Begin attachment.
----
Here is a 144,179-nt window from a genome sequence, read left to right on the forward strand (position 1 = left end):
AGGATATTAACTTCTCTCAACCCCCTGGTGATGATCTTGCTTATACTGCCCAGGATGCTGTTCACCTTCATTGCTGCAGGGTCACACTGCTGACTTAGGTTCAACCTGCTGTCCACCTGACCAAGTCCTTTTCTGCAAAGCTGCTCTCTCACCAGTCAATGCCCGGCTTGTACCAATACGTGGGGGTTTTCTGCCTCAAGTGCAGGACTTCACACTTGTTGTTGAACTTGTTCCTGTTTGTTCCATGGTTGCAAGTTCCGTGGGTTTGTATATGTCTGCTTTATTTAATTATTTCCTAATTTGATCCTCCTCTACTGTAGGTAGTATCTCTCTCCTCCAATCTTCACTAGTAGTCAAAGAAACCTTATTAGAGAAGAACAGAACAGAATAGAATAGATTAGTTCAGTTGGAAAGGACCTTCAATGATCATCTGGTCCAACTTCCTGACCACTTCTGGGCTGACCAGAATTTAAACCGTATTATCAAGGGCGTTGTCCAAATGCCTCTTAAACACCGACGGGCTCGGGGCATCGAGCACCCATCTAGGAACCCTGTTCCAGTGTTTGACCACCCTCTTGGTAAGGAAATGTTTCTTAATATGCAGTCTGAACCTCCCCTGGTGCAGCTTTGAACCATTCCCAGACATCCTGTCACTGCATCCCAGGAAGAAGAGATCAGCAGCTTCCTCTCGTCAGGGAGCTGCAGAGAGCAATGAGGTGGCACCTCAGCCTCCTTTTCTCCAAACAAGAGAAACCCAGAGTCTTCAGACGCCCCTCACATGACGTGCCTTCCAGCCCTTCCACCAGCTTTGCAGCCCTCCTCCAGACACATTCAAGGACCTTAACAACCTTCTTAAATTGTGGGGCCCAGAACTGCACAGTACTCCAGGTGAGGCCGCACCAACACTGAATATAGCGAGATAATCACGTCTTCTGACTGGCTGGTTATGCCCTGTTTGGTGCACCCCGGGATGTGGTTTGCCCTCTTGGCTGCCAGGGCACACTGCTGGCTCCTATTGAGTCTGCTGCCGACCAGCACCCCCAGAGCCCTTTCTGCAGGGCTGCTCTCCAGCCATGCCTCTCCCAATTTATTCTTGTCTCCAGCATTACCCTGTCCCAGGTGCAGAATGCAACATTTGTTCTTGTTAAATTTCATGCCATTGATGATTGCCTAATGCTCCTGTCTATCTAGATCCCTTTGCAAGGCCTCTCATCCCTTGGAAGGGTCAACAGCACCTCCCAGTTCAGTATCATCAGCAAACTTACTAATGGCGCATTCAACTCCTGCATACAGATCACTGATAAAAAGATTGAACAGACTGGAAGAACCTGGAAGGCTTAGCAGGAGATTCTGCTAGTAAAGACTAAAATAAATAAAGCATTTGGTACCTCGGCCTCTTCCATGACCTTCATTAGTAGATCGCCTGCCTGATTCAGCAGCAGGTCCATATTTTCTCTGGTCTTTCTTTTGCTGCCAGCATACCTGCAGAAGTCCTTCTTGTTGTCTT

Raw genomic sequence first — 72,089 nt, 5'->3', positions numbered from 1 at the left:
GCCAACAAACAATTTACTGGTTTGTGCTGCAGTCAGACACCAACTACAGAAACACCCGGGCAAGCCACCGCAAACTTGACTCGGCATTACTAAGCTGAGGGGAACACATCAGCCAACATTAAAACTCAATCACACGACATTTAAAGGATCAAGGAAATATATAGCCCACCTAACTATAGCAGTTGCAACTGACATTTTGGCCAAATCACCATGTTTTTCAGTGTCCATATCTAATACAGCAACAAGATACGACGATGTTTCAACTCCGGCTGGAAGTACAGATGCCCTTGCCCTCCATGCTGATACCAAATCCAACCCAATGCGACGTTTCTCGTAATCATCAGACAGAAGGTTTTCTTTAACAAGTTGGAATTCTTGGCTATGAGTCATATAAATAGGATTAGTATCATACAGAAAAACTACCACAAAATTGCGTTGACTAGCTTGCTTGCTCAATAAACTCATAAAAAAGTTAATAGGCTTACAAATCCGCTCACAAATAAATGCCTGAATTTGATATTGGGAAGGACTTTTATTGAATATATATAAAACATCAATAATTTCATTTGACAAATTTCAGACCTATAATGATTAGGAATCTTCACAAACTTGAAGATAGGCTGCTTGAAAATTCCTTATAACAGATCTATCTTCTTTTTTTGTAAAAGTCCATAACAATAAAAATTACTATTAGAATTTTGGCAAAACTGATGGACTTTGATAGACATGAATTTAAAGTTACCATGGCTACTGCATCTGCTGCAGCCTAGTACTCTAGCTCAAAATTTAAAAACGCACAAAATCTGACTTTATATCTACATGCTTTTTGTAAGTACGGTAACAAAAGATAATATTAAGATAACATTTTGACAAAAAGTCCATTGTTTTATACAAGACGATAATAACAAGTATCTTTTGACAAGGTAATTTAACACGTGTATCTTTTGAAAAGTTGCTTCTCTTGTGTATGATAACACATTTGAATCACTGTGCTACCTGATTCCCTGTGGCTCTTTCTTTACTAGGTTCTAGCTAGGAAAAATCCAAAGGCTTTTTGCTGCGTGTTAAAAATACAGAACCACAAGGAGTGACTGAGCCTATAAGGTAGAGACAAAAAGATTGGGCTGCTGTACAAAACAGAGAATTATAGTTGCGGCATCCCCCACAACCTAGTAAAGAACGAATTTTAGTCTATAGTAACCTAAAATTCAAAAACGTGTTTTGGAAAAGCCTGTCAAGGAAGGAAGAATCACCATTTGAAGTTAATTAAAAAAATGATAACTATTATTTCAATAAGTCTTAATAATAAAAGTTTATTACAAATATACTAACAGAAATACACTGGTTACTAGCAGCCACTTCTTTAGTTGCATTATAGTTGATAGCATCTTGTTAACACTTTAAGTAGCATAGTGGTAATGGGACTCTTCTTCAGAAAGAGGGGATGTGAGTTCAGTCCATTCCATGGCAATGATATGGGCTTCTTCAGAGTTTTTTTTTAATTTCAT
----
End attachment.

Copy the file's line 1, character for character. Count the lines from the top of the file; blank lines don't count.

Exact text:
Here is a 144,179-nt window from a genome sequence, read left to right on the forward strand (position 1 = left end):